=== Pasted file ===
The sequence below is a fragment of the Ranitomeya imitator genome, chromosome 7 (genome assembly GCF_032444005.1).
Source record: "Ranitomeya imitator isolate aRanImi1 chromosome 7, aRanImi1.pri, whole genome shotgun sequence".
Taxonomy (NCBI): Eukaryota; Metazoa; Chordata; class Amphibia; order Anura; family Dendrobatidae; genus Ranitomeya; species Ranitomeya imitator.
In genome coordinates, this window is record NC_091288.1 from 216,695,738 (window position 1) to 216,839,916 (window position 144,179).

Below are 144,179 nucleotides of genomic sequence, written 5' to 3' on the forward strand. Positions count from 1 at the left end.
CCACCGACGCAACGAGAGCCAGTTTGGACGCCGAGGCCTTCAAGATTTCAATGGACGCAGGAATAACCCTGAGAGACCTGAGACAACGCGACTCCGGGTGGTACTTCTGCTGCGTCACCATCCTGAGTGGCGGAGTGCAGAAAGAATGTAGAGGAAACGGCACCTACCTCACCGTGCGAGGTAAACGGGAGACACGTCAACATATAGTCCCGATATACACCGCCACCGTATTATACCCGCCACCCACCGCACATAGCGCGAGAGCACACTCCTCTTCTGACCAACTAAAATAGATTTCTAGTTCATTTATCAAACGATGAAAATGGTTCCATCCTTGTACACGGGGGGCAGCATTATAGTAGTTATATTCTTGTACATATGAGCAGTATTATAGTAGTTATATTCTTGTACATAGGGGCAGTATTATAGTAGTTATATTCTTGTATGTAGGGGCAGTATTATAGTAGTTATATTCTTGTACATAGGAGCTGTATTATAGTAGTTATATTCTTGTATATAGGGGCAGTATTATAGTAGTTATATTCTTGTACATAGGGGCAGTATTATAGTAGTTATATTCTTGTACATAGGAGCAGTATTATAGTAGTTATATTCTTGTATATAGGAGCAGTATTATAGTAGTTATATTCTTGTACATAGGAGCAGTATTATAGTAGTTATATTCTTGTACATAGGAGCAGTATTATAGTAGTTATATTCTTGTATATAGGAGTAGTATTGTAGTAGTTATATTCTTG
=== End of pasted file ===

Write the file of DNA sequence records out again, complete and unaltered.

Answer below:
The sequence below is a fragment of the Ranitomeya imitator genome, chromosome 7 (genome assembly GCF_032444005.1).
Source record: "Ranitomeya imitator isolate aRanImi1 chromosome 7, aRanImi1.pri, whole genome shotgun sequence".
Taxonomy (NCBI): Eukaryota; Metazoa; Chordata; class Amphibia; order Anura; family Dendrobatidae; genus Ranitomeya; species Ranitomeya imitator.
In genome coordinates, this window is record NC_091288.1 from 216,695,738 (window position 1) to 216,839,916 (window position 144,179).

Below are 144,179 nucleotides of genomic sequence, written 5' to 3' on the forward strand. Positions count from 1 at the left end.
CCACCGACGCAACGAGAGCCAGTTTGGACGCCGAGGCCTTCAAGATTTCAATGGACGCAGGAATAACCCTGAGAGACCTGAGACAACGCGACTCCGGGTGGTACTTCTGCTGCGTCACCATCCTGAGTGGCGGAGTGCAGAAAGAATGTAGAGGAAACGGCACCTACCTCACCGTGCGAGGTAAACGGGAGACACGTCAACATATAGTCCCGATATACACCGCCACCGTATTATACCCGCCACCCACCGCACATAGCGCGAGAGCACACTCCTCTTCTGACCAACTAAAATAGATTTCTAGTTCATTTATCAAACGATGAAAATGGTTCCATCCTTGTACACGGGGGGCAGCATTATAGTAGTTATATTCTTGTACATATGAGCAGTATTATAGTAGTTATATTCTTGTACATAGGGGCAGTATTATAGTAGTTATATTCTTGTATGTAGGGGCAGTATTATAGTAGTTATATTCTTGTACATAGGAGCTGTATTATAGTAGTTATATTCTTGTATATAGGGGCAGTATTATAGTAGTTATATTCTTGTACATAGGGGCAGTATTATAGTAGTTATATTCTTGTACATAGGAGCAGTATTATAGTAGTTATATTCTTGTATATAGGAGCAGTATTATAGTAGTTATATTCTTGTACATAGGAGCAGTATTATAGTAGTTATATTCTTGTACATAGGAGCAGTATTATAGTAGTTATATTCTTGTATATAGGAGTAGTATTGTAGTAGTTATATTCTTG